Rassie Erasmus bans “match day activities” for …

World Rugby has declared South African rugby manager Rassie Erasmus guilty on six counts of misconduct and made it public on Wednesday, just 72 hours before the Springboks face England at Twickenham.

Erasmus was banned from all rugby activities for two months after being charged with six counts of misconduct resulting from a 62-minute video posted in July.

World Rugby, the sport’s governing body, used combination clause 18 of its code of conduct to accuse Erasmus of misconduct, breaking it down into six separate counts, of which he was convicted on each count of charge. They were the following:

  1. Erasmus (i) threatened a match official that unless a requested meeting took place he would post footage containing clips criticizing the match official’s performance and then follow up on the threat; and (ii) posted or authorized to post the Erasmus video containing numerous comments which were either offensive, insulting and / or offensive to match officials.
  2. Erasmus posted or authorized the posting of the Erasmus video containing numerous comments that attacked, denigrated and / or denigrated the game and match officials appointed by World Rugby to officiate the 2021 B&I Lions Series.
  3. Erasmus did not accept or observe the authority and decisions of the match officials, he posted or had the Erasmus video posted containing criticism of 38 different refereeing decisions in the first South Africa test against B&I Lions on the 24th July 2021.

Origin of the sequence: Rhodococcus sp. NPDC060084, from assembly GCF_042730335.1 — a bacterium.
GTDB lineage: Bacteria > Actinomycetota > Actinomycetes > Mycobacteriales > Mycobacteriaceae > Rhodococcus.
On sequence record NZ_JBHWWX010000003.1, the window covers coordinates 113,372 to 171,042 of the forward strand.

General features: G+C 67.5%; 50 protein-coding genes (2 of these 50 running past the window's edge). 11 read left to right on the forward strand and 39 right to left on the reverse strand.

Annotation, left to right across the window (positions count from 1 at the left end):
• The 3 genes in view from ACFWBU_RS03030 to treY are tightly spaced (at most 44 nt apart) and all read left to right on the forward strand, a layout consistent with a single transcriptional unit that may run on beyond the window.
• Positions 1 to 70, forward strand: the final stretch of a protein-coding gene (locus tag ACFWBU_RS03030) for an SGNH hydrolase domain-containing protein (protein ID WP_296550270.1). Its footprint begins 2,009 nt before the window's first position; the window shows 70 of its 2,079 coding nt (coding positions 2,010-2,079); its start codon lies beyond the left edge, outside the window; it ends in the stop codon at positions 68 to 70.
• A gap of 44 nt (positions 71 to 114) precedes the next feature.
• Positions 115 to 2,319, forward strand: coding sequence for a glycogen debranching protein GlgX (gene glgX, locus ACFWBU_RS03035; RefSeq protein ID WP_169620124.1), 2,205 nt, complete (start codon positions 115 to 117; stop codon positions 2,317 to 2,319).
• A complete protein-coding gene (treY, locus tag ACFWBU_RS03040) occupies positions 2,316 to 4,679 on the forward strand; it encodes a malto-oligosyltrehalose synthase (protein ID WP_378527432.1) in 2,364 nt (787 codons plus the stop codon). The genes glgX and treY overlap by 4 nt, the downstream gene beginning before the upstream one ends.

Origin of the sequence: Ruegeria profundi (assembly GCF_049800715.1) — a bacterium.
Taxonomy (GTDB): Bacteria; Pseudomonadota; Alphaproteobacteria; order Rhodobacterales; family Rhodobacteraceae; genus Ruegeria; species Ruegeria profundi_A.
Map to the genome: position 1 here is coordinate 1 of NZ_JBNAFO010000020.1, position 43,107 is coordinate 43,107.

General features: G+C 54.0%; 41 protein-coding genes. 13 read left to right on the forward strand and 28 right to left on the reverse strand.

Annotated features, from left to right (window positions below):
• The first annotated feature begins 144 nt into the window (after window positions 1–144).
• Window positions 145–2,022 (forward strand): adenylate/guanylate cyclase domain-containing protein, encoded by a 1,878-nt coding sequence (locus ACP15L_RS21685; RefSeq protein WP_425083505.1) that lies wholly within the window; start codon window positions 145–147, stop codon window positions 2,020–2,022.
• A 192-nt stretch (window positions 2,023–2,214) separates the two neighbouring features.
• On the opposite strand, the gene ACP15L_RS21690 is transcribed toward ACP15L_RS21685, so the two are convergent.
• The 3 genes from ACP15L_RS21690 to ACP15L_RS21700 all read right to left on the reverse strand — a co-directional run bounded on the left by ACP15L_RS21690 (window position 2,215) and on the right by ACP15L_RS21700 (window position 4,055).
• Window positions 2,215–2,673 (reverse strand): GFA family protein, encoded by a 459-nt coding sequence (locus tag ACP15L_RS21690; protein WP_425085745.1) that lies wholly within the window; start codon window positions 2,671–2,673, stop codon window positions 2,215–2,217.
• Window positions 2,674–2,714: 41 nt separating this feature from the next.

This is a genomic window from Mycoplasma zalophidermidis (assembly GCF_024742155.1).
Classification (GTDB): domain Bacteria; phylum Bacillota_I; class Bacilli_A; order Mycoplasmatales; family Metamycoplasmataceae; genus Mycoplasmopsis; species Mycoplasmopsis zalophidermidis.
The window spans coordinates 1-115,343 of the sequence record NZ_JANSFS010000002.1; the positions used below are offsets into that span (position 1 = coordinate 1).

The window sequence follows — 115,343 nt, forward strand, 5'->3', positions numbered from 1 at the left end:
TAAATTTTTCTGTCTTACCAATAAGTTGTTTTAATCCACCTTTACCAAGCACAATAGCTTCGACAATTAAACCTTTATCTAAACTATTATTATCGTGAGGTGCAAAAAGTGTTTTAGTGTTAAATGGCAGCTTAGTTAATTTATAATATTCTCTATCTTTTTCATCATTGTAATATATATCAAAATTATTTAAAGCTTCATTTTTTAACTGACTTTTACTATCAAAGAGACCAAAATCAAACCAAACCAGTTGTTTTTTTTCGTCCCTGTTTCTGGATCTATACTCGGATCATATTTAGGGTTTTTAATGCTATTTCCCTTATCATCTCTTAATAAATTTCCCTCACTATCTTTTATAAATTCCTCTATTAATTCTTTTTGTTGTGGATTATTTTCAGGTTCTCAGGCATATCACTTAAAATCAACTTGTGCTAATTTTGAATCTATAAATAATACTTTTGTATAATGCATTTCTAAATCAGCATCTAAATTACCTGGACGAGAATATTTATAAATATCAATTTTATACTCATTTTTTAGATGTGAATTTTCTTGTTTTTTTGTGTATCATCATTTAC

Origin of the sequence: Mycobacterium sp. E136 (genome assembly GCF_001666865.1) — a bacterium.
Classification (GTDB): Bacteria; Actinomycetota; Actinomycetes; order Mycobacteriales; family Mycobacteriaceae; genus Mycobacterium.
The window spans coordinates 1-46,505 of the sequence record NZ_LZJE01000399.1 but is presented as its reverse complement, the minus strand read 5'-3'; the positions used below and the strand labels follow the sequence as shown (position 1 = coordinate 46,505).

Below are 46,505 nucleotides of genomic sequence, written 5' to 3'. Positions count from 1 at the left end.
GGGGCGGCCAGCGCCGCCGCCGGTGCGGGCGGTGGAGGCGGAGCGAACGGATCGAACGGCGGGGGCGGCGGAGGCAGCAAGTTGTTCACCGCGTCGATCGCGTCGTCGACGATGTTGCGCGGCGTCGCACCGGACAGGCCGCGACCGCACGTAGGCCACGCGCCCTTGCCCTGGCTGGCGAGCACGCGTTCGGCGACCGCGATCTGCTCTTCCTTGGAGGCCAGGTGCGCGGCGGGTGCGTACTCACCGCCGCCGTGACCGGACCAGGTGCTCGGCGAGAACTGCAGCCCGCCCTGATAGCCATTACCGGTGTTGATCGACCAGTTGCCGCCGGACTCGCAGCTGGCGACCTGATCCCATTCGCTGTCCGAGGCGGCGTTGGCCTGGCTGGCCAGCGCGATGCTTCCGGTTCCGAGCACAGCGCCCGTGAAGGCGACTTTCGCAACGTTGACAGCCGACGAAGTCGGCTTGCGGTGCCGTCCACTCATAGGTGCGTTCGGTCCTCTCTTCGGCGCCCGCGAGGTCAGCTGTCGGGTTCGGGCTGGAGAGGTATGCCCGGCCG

4. Erasmus posted or had published, criticism of how a match official handled a match when they posted or had the Erasmus video published containing reviews of 38 different refereeing decisions in the first South Africa test against B&I Lions on July 24, 2021.
  5. Erasmus has engaged in any conduct or activity which could undermine public confidence in the integrity and good character of match officials.
  6. Erasmus brought the game into disrepute when it published or had the Erasmus video published.

The last testimonies of this hearing were heard on October 31 and the verdict was delivered to SA Rugby (Saru) and Erasmus last week. But a hearing to finalize the sanctions was rushed and held on November 15, instead of waiting for the Boks’ last test of the year against England next weekend. It is curious to say the least.

Erasmus is also suspended from all match day activities, including training and media engagement, until September 30, 2022. This means he will not be allowed at Twickenham when the Boks face England in of a rematch of the 2019 World Cup final this weekend.

“An independent misconduct committee has found that the behavior displayed by SA Rugby Rugby Director Rassie Erasmus towards match officials during this year’s test series between South Africa and the British and Irish Lions constitutes misconduct, “said a statement from World Rugby.

SA Rugby (Saru), the employers of Erasmus, were also found guilty of two counts.

“Saru did not ensure that Rassie Erasmus complied with the World Rugby Code of Conduct and / or authorized Mr. Erasmus to commit acts of misconduct; and / or has not publicly corrected any comments or posts by or on behalf of Mr. Erasmus that constitute misconduct.

Springbok captain Siya Kolisi. (Photo: Steve Haag / Gallo Images)